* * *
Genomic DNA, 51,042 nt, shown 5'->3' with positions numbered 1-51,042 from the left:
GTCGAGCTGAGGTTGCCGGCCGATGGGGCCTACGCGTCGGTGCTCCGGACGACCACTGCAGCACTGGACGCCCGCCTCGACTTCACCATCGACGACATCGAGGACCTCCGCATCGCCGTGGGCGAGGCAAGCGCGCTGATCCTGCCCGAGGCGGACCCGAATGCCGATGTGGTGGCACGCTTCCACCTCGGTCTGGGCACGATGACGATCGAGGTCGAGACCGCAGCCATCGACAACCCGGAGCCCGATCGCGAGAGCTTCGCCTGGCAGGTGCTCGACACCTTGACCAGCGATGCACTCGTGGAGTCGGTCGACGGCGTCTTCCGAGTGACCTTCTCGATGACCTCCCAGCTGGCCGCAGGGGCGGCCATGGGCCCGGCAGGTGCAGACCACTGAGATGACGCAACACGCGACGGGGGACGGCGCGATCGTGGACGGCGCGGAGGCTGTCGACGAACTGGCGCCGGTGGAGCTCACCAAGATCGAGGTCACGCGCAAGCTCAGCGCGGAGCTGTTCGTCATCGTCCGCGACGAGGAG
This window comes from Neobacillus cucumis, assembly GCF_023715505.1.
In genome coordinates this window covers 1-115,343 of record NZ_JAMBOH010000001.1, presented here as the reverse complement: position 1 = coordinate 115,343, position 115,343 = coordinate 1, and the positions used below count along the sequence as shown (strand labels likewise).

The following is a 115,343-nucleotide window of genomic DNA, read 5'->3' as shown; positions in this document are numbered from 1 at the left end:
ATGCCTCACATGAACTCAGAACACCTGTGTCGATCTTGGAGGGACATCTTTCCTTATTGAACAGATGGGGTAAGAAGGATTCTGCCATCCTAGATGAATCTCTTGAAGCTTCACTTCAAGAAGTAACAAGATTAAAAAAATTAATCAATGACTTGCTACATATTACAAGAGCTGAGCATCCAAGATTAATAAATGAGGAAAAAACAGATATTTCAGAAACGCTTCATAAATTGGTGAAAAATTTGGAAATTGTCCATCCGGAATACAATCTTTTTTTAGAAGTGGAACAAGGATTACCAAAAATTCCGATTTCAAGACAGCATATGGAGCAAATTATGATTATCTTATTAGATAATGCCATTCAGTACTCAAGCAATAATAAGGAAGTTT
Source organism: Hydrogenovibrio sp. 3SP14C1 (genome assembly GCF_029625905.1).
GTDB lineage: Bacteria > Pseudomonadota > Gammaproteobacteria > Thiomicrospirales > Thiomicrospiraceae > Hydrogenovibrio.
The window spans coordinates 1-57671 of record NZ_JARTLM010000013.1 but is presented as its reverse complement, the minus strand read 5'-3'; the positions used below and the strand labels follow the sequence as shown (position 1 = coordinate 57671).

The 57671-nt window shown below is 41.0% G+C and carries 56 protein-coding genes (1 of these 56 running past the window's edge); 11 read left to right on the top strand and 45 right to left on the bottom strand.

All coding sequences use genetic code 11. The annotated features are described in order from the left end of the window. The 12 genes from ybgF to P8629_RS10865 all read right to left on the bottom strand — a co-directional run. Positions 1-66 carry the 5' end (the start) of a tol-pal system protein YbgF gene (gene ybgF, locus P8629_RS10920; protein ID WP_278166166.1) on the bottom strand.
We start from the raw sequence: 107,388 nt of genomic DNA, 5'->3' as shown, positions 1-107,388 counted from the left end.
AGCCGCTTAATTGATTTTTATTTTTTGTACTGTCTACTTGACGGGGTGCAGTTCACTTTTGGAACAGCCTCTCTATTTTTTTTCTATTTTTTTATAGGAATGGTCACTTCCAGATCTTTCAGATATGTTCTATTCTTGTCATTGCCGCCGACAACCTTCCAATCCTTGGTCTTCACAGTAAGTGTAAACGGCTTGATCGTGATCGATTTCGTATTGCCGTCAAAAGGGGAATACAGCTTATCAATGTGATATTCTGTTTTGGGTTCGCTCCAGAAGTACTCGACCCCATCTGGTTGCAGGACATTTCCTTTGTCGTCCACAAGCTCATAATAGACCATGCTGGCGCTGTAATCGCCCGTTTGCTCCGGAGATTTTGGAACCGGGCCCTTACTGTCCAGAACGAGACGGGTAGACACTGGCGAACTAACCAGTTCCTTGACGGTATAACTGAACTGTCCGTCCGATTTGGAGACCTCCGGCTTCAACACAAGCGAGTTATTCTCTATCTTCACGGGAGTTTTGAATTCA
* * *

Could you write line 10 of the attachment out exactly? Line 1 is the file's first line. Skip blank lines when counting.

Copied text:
The 57671-nt window shown below is 41.0% G+C and carries 56 protein-coding genes (1 of these 56 running past the window's edge); 11 read left to right on the top strand and 45 right to left on the bottom strand.